Pages: 560 pages
Publication date: September 2014
FILM AS FILM: THE COLLECTED WRITINGS OF GREGORY J. MARKOPOULOS
Edited by Mark Webber, with a foreword by P. Adams Sitney
Film as Film: The Collected Writings of Gregory J. Markopoulos contains some ninety out-of-print or previously unavailable articles by the Greek-American filmmaker who, as a contemporary of Kenneth Anger, Stan Brakhage and Andy Warhol, was at the forefront of a movement that established a truly independent form of cinema. Beginning with his early writings on the American avant-garde and auteurs such as Dreyer, Bresson and Mizoguchi, it also features numerous essays on Markopoulos’ own practice, and on films by Robert Beavers, that were circulated only in journals, self-published editions or programme notes. The texts become increasingly metaphysical and poetic as the filmmaker pursued his ideal of Temenos, an archive and screening space to be located at a remote site in the Peloponnese where his epic final work could be viewed in harmony with the Greek landscape. Gregory J. Markopoulos (1928-1992) is a unique figure in film history, one whose life’s work stands in testament to his strength of vision and commitment to the medium.
“This collection of writings by a key figure of the New American Cinema complements, illuminates and extends an incomparable body of work. Equal parts theory, criticism and mythical prose, the texts reflect the charisma and originality of its author – and his enduring romanticism. Brandished by the same absolutes and passion that fuel his films, Film as Film is a seminal addition to film scholarship and film history, and includes some of the most original writing on the art of cinema, not unlike that of Jean Cocteau and Pier Paolo Pasolini.” ----- Andréa Picard, Toronto International Film Festival
“For the first time the full depths of Gregory Markopoulos’ rigorous imagination can be fathomed. Film as Film is an indispensable companion to Markopoulos’ unique cinema and a fascinating chronicle of his probing thoughts on filmmaking.” ----- Haden Guest, Harvard Film Archive
Gregory J. Markopoulos is acknowledged as one of the pioneers of independent filmmaking. Born in Toledo, Ohio, in 1928, he became a key figure in the New York avant-garde film scene of the 1950s and 60s, co-founding the New American Cinema Group alongside Jonas Mekas, Robert Frank, Peter Bogdanovich and others. Markopoulos’ films, which often translated literary or mythological sources to a contemporary context, were celebrated for their extraordinary creativity, the sensuous use of colour and innovations in cinematic form. At the end of the 1960s, he left the USA for Europe and began to withdraw his work – including the landmark films Psyche (1947), Twice a Man (1963), Galaxie (1966) and The Illiac Passion (1967) – from circulation. He ultimately re-edited his entire output into the 80-hour epic Eniaios (1947-91), which remained unprinted during his lifetime. Following the death of Markopoulos in 1992, his work has slowly returned to the public arena through events with institutions including the American Museum of the Moving Image, Pacific Film Archive, New York Film Festival and Documenta 12. The Whitney Museum presented a complete retrospective in 1996. Since 2004, premieres of the restored units of Eniaios have taken place every four years at a site in rural Arcadia that was chosen by the filmmaker. These unique events have been reviewed in Artforum, Frieze, Film Comment and other important periodicals. Texts by Markopoulos were originally printed in journals such as Film Culture, Filmcritica and Cantrills Filmnotes, and gathered in self-published anthologies and limited edition brochures. His many film portraits feature significant figures in the arts such as David Hockney, Rudolph Nureyev, Leonor Fini, Alberto Moravia, Gilbert and George, Susan Sontag, Giorgio de Chirico, Paul Thek and W.H. Auden. www.the-temenos.org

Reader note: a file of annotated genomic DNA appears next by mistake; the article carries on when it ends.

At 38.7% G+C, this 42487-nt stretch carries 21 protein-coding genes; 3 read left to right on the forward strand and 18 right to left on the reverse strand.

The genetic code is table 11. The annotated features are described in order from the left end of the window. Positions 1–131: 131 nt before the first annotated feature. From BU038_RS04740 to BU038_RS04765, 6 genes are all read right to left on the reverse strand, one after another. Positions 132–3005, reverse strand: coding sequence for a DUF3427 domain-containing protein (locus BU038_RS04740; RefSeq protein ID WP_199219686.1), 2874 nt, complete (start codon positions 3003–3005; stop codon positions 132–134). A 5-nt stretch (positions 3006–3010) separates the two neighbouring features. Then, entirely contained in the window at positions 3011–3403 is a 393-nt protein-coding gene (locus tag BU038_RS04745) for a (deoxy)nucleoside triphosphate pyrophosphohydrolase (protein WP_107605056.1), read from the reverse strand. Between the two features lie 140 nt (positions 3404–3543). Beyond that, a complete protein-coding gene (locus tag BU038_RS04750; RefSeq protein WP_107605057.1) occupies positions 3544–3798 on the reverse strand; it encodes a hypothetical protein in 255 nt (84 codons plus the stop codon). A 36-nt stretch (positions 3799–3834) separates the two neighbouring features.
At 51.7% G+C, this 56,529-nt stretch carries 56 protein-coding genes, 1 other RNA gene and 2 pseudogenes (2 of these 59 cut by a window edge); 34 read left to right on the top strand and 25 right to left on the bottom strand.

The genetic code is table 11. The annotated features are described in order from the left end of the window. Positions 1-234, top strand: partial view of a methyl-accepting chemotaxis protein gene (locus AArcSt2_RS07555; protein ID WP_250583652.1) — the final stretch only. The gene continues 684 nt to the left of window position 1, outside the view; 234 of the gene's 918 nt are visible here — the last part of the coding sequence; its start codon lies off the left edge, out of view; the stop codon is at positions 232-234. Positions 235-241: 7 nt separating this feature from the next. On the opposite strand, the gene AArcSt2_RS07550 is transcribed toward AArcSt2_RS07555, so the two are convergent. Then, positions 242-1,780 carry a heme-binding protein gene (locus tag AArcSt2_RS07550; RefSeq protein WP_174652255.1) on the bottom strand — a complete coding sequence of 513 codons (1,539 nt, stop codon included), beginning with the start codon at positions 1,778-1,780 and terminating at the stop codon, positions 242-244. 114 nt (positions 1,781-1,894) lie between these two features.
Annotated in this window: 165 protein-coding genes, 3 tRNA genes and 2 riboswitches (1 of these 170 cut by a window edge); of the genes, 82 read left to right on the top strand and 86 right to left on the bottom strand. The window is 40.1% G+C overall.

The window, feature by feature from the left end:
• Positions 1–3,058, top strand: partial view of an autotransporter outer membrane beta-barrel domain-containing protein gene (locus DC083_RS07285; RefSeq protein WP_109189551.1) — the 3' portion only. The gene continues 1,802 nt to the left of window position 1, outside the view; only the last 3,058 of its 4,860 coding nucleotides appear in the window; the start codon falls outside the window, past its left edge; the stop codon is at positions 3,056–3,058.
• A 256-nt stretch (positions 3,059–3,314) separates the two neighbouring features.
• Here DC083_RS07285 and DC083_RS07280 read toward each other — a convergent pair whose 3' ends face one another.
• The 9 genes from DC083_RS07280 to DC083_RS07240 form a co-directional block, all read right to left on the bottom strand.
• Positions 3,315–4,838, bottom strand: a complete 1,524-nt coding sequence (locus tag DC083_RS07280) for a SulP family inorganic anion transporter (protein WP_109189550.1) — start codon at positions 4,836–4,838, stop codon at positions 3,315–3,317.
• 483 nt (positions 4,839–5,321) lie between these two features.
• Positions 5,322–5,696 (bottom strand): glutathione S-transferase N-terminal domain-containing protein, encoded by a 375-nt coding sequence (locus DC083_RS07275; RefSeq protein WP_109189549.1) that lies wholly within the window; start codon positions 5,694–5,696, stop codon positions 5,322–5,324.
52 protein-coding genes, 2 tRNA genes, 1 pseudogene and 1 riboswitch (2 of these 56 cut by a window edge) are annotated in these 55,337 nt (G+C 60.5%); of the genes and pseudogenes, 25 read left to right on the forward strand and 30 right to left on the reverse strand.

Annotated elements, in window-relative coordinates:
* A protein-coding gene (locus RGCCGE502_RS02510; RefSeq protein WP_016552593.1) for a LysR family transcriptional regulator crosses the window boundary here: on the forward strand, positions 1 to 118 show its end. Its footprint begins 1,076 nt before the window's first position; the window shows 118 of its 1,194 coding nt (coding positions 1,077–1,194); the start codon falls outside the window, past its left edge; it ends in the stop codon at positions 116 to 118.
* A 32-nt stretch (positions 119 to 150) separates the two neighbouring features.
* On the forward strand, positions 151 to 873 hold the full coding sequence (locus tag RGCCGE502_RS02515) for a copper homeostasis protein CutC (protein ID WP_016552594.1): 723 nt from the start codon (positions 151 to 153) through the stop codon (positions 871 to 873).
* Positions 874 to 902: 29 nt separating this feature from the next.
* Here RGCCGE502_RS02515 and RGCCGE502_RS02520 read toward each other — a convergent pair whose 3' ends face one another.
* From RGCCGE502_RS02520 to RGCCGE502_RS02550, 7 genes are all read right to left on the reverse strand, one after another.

Mark Webber is a film curator based in London, who has been responsible for major screening events or touring programmes hosted by institutions such as Tate Modern, LUX and ICA (London), Whitney Museum (New York), Centre Georges Pompidou (Paris), Kunsthalle Basel, Oberhausen Kurzfilmtage, IFFR Rotterdam and many international festivals, museums and art centres. He was a programmer for the BFI London Film Festival from 2000-13, and is the editor of Two Films by Owen Land. www.markwebber.org.uk
P. Adams Sitney is a Princeton University professor and widely published critic. His Visionary Film: The American Avant-Garde, first published by Oxford in 1974, remains the definitive historical text on the subject. He is also the author of Modernist Montage, Vital Crises in Italian Cinema, Eyes Upside Down, and The Cinema of Poetry (forthcoming, including a chapter on Markopoulos), and editor of The Film Culture Reader, The Essential Cinema, and The Avant-Garde Film.
The Visible Press is a new imprint for books on cinema, and writings by filmmakers and artists. The press is managed by Mark Webber, María Palacios Cruz and William Rose. Following the publication of Film as Film: The Collected Writings of Gregory J. Markopoulos, the second book from The Visible Press will be an anthology of writings by American filmmaker Ken Jacobs. www.thevisiblepress.com